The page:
COOKING IS AN ART

OLIMPIA ZAGNOLI FOR BARILLA

“Imagine a traveller who takes a wrong turn. If the path they choose reveals things about themselves and the world that they would never otherwise have known, making them a better person, can we truly say that they took the wrong turn?”

These are the opening words to Barilla’s video to celebrate five years of inclusion and diversity projects.

After a long journey focused on developing awareness and internal discussion, guided by a Crisis Committee formed of Igor Suran of Parks; LGBT activist and writer David Mixner; Lisa Kepinski, Founder & Director of the Inclusion Institute; Seth Adam, Spokesperson for Glaa; Kristen Anderson, Chief Diversity & Inclusion Officer; Kimberly Braithwaite, Senior Human Resource Manager-Americas at the Barilla Group; and many other people, Barilla has made important progress this year, becoming the first Italian company to support the Standards of Conduct for Business by the UN High Commissioner for Human Rights: a huge step forward that few companies can claim.

And now the wheel is in motion, there is little sign of it stopping: the Parma-based group has launched many initiatives, events and collaborations to promote inclusion.

One of the most important is a recent project by Olimpia Zagnoli: limited-edition packaging for Spaghetti N°5, decorated with a colourful, pop-art illustration in Olimpia Zagnoli’s unmistakeable style. The figures featured, also seen in beautiful illustrations for Perugina, Prada, Salani and many other great Italian brands, are the distant descendants of Giosetta Fioroni’s pop models from the Sixties.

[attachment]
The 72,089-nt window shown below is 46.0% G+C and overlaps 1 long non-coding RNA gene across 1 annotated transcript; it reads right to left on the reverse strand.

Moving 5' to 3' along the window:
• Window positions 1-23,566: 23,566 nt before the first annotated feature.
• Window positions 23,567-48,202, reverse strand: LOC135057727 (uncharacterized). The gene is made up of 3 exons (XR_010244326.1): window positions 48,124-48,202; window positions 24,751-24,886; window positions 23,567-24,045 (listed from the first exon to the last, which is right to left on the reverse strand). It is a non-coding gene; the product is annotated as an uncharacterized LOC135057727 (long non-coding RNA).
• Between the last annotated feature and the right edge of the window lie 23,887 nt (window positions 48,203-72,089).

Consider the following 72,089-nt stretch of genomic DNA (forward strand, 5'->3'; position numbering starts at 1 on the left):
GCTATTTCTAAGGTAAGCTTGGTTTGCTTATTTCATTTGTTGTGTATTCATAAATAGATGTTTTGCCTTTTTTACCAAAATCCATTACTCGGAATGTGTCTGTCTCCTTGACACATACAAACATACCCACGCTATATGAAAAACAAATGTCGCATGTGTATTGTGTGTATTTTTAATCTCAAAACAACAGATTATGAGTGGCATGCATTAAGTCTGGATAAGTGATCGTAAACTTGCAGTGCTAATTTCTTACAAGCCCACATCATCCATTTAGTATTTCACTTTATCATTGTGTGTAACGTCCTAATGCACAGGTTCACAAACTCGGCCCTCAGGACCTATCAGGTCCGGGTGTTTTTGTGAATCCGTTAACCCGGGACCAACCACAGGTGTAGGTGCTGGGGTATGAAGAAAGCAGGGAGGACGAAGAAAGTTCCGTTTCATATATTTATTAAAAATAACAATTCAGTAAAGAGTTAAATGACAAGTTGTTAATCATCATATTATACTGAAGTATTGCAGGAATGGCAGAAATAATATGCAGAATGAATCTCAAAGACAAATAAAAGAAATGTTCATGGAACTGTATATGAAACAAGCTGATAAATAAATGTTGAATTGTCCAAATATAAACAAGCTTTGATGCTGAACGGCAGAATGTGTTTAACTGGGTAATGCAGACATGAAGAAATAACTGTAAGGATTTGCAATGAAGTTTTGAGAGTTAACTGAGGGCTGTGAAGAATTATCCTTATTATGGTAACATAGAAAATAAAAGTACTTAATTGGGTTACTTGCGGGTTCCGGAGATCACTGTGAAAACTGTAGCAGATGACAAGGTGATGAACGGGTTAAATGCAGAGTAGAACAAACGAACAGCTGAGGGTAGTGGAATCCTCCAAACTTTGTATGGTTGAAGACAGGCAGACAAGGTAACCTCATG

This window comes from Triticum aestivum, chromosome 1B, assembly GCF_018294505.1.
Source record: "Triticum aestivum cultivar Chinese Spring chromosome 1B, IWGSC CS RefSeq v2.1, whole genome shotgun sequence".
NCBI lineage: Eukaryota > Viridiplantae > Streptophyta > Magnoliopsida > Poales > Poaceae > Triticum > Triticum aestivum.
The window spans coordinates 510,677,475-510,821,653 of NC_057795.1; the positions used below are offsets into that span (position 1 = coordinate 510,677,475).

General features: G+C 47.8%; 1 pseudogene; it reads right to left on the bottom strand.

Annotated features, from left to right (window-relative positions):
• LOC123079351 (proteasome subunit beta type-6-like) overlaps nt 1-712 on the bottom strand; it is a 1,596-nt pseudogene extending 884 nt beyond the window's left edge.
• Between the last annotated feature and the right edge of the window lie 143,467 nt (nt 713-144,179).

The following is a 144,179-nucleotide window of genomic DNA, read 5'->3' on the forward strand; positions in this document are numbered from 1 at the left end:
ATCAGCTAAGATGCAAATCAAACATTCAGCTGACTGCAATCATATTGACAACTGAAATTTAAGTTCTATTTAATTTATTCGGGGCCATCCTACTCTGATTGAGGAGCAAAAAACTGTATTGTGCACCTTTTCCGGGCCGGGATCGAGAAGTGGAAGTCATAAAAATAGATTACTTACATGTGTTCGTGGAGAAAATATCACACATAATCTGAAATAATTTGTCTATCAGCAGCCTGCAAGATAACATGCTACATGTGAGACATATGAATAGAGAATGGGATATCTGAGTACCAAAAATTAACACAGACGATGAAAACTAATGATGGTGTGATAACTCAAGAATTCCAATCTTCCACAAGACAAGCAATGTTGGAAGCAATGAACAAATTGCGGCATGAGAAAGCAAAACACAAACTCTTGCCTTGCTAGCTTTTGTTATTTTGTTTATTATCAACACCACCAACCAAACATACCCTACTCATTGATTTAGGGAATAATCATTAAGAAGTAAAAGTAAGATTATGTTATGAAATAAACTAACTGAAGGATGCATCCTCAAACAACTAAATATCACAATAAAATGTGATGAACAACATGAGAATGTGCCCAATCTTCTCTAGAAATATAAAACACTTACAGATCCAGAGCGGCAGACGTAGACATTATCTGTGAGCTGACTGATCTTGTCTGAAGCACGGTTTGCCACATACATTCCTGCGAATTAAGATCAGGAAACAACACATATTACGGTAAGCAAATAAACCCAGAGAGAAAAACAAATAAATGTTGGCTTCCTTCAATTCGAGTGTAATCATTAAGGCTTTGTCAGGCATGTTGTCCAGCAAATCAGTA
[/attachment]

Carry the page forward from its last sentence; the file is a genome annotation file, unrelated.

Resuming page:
They represent a joyous tribute to diversity and inclusion.

The whole thing came about at the annual Pasta World Championship, which Barilla traditionally takes part in, held in Milan on 24-25 October 2018. “One day, I drew two women in love, sharing a plate of spaghetti late at night, and I sent it to Barilla”, explains Olimpia, sitting behind her desk in a mesmerising studio in Porta Ticinese.

“I never thought the company would accept it but they did”.

Olimpia Zagnoli’s work draws extensively on Italian visual and graphic culture. There is that desire to invent a world so typical of the Futurists (clothes, cushions, shoes); there are bright colours, the Sixties, the economic boom, stylised female figures embellished with beauty spots above their lips. Olimpia’s style is light, synthetic and symbolic all at once; geometrical forms and shapes tackle the image of Italy abroad.

It encompasses memory, long summers, Tuscany, Milan, design and “lifestyle”, as Giò Ponti first described it.

“My initial idea was very direct: two lovers sharing a plate of spaghetti one night”, reveals Olimpia, showing us her first sketches. And this disarming simplicity and powerful form of expression proved to be a great success.

“We have admired Olimpia’s work for years because her style is so minimal, simple and joyful. Just like a plate of spaghetti in tomato sauce!” explains Kristen Anderson, Barilla’s Chief Diversity & Inclusion Officer. “The image that Olimpia created for us sends a message of love and inclusion, which Barilla is really committed to. We have taken important steps towards diversity and inclusion in these past years.

Not only do we believe that it is the right thing to do, it is also fundamental for the way we do business. Brands with a large audience have a responsibility to speak up for those without a voice. Like it or not, even the company’s smallest choices send a message”. It is no coincidence that Barilla received a high score in the Corporate Equality Index (a ranking based on internal and external company policies in this field) drawn up by the Human Rights Campaign, an LGBTQ rights association.

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